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Can fashion brands survive the transition from sale to rental?

Alison Cole

By Alison Cole

Senior Trade Mark Attorney

In the digital age, consumers are growing used to the transformation of brand offerings from product ownership to service models. This change in consumer habits has seen the end of many traditional brands and the creation of new ones that we now just couldn’t live without. Consider the shift from renting Blockbuster videos to streaming on Netflix and from buying CDs in HMV to listening to music on Spotify. Such brands are building new business models and redefining their industries — think Zipcar, Deliveroo and AirBnB. These ideas satisfy our hunger for newness while embracing sustainability.

Waking up the fashion industry

Traditionally, the fashion industry arguably has the greatest hunger for originality of all. It’s now starting to wake up to responsibility and prioritise sustainability over fast trends.

The New Yorker estimates that "twenty per cent of what the USD 2.4tn global fashion industry generates is thrown away”. In fact, the average garment is currently worn just three or four times, when clothing can generally withstand 200 wears. Sustainability and circularity have been the buzzwords for fashion brands for a while now and the concepts of reusing and recycling clothing are beginning to gather momentum.

However, we’ll still have a while before we see a real effect. Unfortunately, fast fashion produces a throwaway culture and our overall consumption of fashion really needs to decrease. As with all environmental changes, what really needs to happen is for the third ‘R’, reduce, to take place. This has been a difficult reality for the industry to grapple with, but is necessary to placate the conscious consumer and make a positive environmental change.

What’s being done?

Certain brands have set up return schemes, such as TheRealReal x Stella McCartney, and the trends of ‘swishing’/’shwopping’ are sweeping through the industry. In addition, a new wave of brands are emerging in the field of fashion rentals, extending the lifespan of existing garments. A decade ago, Jennifer Garner uttered a memorable phrase in Sex in the City: “It’s a rental — like Netflix for purses.” That same year, Rent the Runway was born. It featured the slogan “Buy less. Wear more. Be you.”, enabling consumers to borrow clothes from hundreds of different brands.


However, persuading brands that their products should be rented, not owned, is going to be a little trickier. Jan-Hendrik Schlottmann, CEO of fashion house Derek Lam, hesitated before putting his label on Rent the Runway, saying: “Do you cheapen the brand, do you make it too available? Yes, maybe, to a certain extent. But I think to counter fast fashion is enough to take those risks.”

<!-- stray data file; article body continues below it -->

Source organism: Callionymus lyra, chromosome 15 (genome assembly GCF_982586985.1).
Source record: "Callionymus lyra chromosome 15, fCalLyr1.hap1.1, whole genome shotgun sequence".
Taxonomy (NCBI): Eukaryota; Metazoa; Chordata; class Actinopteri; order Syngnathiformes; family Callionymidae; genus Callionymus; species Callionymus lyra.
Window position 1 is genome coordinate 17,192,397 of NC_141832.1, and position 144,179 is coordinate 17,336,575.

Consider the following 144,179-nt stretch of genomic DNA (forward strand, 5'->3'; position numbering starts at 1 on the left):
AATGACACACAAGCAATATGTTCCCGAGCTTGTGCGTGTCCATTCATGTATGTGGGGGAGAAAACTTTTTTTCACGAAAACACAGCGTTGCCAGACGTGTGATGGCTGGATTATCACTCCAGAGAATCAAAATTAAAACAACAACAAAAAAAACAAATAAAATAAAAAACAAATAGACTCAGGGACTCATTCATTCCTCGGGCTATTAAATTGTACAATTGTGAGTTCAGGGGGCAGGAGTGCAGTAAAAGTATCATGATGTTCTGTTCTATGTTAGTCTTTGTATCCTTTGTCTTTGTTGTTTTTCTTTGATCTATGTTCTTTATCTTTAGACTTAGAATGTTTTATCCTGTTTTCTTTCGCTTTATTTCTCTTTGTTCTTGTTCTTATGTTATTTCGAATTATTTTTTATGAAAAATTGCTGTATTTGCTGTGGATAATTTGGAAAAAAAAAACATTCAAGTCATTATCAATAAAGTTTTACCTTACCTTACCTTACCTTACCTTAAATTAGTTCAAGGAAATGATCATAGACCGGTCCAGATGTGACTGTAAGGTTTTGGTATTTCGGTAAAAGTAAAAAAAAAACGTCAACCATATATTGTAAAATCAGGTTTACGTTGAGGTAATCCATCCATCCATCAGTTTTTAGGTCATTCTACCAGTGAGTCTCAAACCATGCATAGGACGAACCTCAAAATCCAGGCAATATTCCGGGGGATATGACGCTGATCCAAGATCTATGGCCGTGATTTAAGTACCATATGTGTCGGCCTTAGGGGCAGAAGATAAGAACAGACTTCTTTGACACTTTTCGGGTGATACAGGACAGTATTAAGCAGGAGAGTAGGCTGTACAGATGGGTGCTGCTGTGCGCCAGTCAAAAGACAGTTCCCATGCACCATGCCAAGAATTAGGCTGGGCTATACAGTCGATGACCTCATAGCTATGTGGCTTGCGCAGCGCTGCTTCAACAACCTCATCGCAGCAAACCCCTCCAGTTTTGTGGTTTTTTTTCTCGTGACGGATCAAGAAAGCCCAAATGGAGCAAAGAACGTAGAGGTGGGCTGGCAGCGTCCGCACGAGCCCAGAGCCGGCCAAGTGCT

Nevertheless, in today’s difficult retail climate, being innovative and flexible may be the key to survival. Fast fashion relies on brands getting all runway looks to the high street as soon as possible, so that there’s no time for companies to gauge demand — leading to oversupply and well-publicised issues around the destruction of excess stock. Rentals allow better data gathering in relation to popular products and how consumers are shopping and behaving. In theory (and with time), this should allow for changes to colours, cuts and prints without overproduction. The rental model is also an efficient way for brands to acquire customer awareness and loyalty by getting their pieces worn by real people, which is cheaper and more genuine than using influencers.

At first glance, it would seem that rental clothing is a niche that could only apply to established luxury fashion brands and/or specific occasion wear. However, companies ranging from Danish maternity and childrenswear brand Vigga to US label Nudie Jeans have also started to lease clothing. Rent the Runway has even launched an ‘unlimited’ service, which rents out ‘daily’ outfits for a monthly subscription. Such is the perceived success of renting clothing and accessories that Rent the Runway recently acquired a funding input of USD 20m from Alibaba’s investors, putting the company’s value at USD 800m, according to Allied Market.

Ultimately, companies following this model rely on the underlying value of the brands that they stock. However, this new business model, coupled with technology such as CaaStle by Gwynie Bee to manage storage and cleaning services, is giving brands a way of accessing a new kind of consumer. This has led to the valuation of the global online clothing rental brands of USD 1,013m in 2017 — a figure which is estimated to reach an even more impressive USD 1,856m by 2023.

Prepare yourself for the future of fashion

If these trends continue, the future for fashion will be bright and sustainable. Whether you’re a new fashion brand looking to break into the market, or an established brand trying to keep ahead of the game, clothing rental should be a major consideration. This means that you must have your own brand protection locked-down in order to set up your own scheme (or join an existing one), without losing site of your creative vision.

To find out more about brand protection, feel free to get in touch with me at ajc@udl.co.uk. You might also want to see our trade mark FAQ pages for more information.

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